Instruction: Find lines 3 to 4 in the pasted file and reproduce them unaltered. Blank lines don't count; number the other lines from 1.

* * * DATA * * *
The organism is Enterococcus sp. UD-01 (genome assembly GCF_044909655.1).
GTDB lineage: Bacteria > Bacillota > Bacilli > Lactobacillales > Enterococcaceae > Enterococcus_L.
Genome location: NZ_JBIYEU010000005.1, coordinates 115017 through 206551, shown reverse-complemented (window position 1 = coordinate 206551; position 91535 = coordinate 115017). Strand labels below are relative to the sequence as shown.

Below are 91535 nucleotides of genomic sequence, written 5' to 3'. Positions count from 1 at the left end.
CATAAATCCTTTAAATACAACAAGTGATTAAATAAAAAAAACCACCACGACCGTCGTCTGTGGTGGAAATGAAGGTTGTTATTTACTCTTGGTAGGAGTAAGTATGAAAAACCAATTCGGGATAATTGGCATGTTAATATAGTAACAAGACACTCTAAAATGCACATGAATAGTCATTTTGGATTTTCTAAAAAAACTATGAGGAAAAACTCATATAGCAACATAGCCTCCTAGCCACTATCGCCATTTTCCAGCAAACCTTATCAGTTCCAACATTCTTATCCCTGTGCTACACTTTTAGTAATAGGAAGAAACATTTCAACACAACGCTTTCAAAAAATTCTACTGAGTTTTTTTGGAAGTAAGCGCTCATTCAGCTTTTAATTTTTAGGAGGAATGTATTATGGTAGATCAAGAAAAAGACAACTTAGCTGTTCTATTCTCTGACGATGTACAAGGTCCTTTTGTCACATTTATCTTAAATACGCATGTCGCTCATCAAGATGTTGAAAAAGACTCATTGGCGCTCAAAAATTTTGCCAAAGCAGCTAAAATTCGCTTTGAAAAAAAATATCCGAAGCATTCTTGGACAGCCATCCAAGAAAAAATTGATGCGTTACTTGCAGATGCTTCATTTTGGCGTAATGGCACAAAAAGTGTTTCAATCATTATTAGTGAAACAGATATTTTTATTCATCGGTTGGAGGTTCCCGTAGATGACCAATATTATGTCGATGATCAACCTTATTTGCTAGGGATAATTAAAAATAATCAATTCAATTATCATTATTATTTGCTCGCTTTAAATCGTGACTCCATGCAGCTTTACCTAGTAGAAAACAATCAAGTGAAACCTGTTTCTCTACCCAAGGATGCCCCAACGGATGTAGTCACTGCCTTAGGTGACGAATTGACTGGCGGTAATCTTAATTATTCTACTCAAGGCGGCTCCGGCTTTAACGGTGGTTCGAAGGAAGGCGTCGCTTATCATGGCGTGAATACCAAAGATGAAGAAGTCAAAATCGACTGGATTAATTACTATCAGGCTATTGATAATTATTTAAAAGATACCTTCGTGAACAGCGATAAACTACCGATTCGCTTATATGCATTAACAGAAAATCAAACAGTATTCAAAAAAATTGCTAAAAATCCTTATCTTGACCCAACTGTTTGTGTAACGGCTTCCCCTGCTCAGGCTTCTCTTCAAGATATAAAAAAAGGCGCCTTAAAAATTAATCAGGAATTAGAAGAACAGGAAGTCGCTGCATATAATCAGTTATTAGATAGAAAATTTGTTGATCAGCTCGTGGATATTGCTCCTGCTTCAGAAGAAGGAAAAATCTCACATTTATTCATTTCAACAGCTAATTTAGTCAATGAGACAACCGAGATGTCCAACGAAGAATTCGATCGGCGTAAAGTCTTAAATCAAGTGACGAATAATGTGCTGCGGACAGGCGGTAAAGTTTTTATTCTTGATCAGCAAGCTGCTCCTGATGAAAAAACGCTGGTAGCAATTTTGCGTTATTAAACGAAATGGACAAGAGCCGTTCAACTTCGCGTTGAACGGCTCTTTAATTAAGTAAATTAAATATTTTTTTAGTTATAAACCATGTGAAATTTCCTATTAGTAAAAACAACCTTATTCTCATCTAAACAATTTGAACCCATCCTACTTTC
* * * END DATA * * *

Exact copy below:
Genome location: NZ_JBIYEU010000005.1, coordinates 115017 through 206551, shown reverse-complemented (window position 1 = coordinate 206551; position 91535 = coordinate 115017). Strand labels below are relative to the sequence as shown.

Below are 91535 nucleotides of genomic sequence, written 5' to 3'. Positions count from 1 at the left end.